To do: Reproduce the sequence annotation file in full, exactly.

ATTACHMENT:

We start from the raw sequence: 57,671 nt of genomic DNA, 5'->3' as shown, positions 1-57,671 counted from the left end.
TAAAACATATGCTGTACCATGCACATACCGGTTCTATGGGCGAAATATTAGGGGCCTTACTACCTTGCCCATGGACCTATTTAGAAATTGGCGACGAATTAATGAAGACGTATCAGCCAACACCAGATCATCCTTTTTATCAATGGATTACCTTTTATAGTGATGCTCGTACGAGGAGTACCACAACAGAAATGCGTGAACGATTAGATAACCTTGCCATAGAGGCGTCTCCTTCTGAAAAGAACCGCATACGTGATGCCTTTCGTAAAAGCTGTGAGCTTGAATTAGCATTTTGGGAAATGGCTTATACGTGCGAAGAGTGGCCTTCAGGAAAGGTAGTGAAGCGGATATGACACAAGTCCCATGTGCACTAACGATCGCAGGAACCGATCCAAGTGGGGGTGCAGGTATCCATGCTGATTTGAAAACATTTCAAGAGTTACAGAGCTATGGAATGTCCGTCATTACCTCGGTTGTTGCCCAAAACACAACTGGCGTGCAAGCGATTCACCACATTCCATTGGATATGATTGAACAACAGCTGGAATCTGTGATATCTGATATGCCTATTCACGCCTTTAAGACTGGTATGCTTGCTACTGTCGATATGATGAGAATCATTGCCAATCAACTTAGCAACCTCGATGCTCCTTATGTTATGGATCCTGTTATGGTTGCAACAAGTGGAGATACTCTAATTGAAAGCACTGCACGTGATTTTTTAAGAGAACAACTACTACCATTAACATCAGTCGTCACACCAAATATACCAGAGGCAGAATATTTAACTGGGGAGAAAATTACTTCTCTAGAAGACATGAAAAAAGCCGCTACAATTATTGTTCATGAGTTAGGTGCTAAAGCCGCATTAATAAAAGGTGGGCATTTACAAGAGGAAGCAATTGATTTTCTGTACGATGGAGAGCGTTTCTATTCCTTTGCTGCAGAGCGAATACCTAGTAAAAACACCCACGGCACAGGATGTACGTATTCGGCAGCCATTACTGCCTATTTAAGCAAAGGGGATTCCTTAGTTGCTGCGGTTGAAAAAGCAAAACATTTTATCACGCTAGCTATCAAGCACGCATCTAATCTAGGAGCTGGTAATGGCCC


We start from the raw sequence: 57,671 nt of genomic DNA, 5'->3' as shown, positions 1-57,671 counted from the left end.
TAAAACATATGCTGTACCATGCACATACCGGTTCTATGGGCGAAATATTAGGGGCCTTACTACCTTGCCCATGGACCTATTTAGAAATTGGCGACGAATTAATGAAGACGTATCAGCCAACACCAGATCATCCTTTTTATCAATGGATTACCTTTTATAGTGATGCTCGTACGAGGAGTACCACAACAGAAATGCGTGAACGATTAGATAACCTTGCCATAGAGGCGTCTCCTTCTGAAAAGAACCGCATACGTGATGCCTTTCGTAAAAGCTGTGAGCTTGAATTAGCATTTTGGGAAATGGCTTATACGTGCGAAGAGTGGCCTTCAGGAAAGGTAGTGAAGCGGATATGACACAAGTCCCATGTGCACTAACGATCGCAGGAACCGATCCAAGTGGGGGTGCAGGTATCCATGCTGATTTGAAAACATTTCAAGAGTTACAGAGCTATGGAATGTCCGTCATTACCTCGGTTGTTGCCCAAAACACAACTGGCGTGCAAGCGATTCACCACATTCCATTGGATATGATTGAACAACAGCTGGAATCTGTGATATCTGATATGCCTATTCACGCCTTTAAGACTGGTATGCTTGCTACTGTCGATATGATGAGAATCATTGCCAATCAACTTAGCAACCTCGATGCTCCTTATGTTATGGATCCTGTTATGGTTGCAACAAGTGGAGATACTCTAATTGAAAGCACTGCACGTGATTTTTTAAGAGAACAACTACTACCATTAACATCAGTCGTCACACCAAATATACCAGAGGCAGAATATTTAACTGGGGAGAAAATTACTTCTCTAGAAGACATGAAAAAAGCCGCTACAATTATTGTTCATGAGTTAGGTGCTAAAGCCGCATTAATAAAAGGTGGGCATTTACAAGAGGAAGCAATTGATTTTCTGTACGATGGAGAGCGTTTCTATTCCTTTGCTGCAGAGCGAATACCTAGTAAAAACACCCACGGCACAGGATGTACGTATTCGGCAGCCATTACTGCCTATTTAAGCAAAGGGGATTCCTTAGTTGCTGCGGTTGAAAAAGCAAAACATTTTATCACGCTAGCTATCAAGCACGCATCTAATCTAGGAGCTGGTAATGGCCC